Emilien admitted that he was a drug dealer. He explained that
at the time he spoke to the detectives, he was facing charges
for possession of heroin. He insisted that the detectives did
not promise him that they were going to give him a plea deal
or leniency but that they would inform the district attorney
of his cooperation. He stated that he was facing ten years in
prison, and that in April of 2016, he got a plea deal from
the State wherein he would serve four years for possession of
heroin and three years for resisting an officer. Mr. Emilien
testified that he pled guilty to those charges and served his
time. Mr. Emilien testified while incarcerated in Atlanta for
armed robbery, aggravated assault, and false imprisonment,
but testified that no one from Jefferson Parish District
Attorney's Office or Sheriff's Office had offered him
assistance on those charges. He also testified to prior
convictions for felon in possession of a firearm, aggravated
battery, second degree battery, possession of heroin, and
possession of a controlled dangerous substance.
Emilien also wrote a letter on behalf of defendant in August
of 2015, at the insistence of defendant. The letter was for
defendant's attorney expressing his intent to not
cooperate with the State and with questions for the defense
attorney to ask Mr. Emilien. Defendant instructed Mr. Emilien
regarding the answers defendant wanted him to provide. Mr.
Emilien testified that defendant did not want him to testify
at trial. He stated that defendant wanted him to say that he
heard the information regarding the DiMarco shooting through
the grapevine from third persons, and that he went to
detectives to try to get a deal for a reduction in sentencing
on his heroin charge.
Jernigan testified that on October 23, 2014, at 8:00 p.m., he
was in the Lincolnshire subdivision in Marrero with Ethan
Allan. He recalled seeing Mr. Simmons, whom he knew from the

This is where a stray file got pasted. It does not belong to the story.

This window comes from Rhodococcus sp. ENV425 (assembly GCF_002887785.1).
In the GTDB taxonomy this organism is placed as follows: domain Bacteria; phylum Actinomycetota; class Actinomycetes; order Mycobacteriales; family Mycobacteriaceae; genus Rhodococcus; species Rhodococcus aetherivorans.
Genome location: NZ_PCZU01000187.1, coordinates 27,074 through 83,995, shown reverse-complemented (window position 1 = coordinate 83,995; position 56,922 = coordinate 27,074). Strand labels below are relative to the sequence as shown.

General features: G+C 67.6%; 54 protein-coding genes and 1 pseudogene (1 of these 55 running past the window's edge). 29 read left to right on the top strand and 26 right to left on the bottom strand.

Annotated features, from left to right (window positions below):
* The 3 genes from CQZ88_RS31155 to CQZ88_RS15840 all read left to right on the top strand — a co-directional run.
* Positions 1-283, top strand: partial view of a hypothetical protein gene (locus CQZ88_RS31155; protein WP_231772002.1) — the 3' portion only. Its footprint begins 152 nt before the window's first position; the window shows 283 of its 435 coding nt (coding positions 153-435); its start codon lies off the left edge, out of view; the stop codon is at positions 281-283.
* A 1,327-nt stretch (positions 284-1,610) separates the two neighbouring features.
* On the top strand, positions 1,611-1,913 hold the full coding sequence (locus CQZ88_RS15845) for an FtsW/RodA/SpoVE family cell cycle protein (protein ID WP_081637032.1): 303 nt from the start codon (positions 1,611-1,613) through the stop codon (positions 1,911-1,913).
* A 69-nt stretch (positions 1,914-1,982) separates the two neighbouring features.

neighborhood, and another person in a car whom he could not
identify. They pulled up to him, and Mr. Simmons asked him
who did his tattoos. Mr. Jernigan testified that he provided
three names to Mr. Simmons, including "C.J.," the
victim. Mr. Jernigan called a friend who gave him the
victim's phone number. Afterward, he called the victim
from his phone. Mr. Jernigan asked the victim if he was
"doing tattoos" that night, and asked the victim
where they could meet. The victim told them to meet him at
the daiquiri shop on Lapalco. Mr. Jernigan testified that
they subsequently went to that daiquiri shop. He got out of
his car and got into the car with Mr. Simmons. The victim did
not show up. Mr. Jernigan stated that he did not go to the
Jernigan testified that he recalled giving a statement to the
police in February of 2015, but it was not the truth and that
he was telling the truth at trial. Mr. Jernigan recalled
telling police that Mr. Simmons and the other person asked
him to set them up with somebody to buy marijuana. Mr.
Jernigan recalled telling the police that the other person
with Mr. Simmons said that the real plan was to rob or
"jack" the victim. He claimed that he did not know
anything about the instant case other than what the
detectives told him about defendant's charges. Mr.
Jernigan testified that he had felony and misdemeanor
convictions for possession of marijuana, and contributing to
the delinquency of a minor, possession of a legend drug,
simple robbery, and domestic abuse.
Simmons testified while still facing his own murder charges
in the instant case. He testified that defendant was his
cousin. Mr. Simmons testified that on October 23, 2014, he
asked Mr. Jernigan to put him in contact with someone to sell
him marijuana and that Mr. Jernigan called the victim and set
up a meeting at the daiquiri shop on Lapalco. The victim did
not show up so Mr. Jernigan called the victim who told them
to meet him on DiMarco Street. He stated that Mr. Jernigan
got back in the car with Mr. Allan and left. Mr. Simmons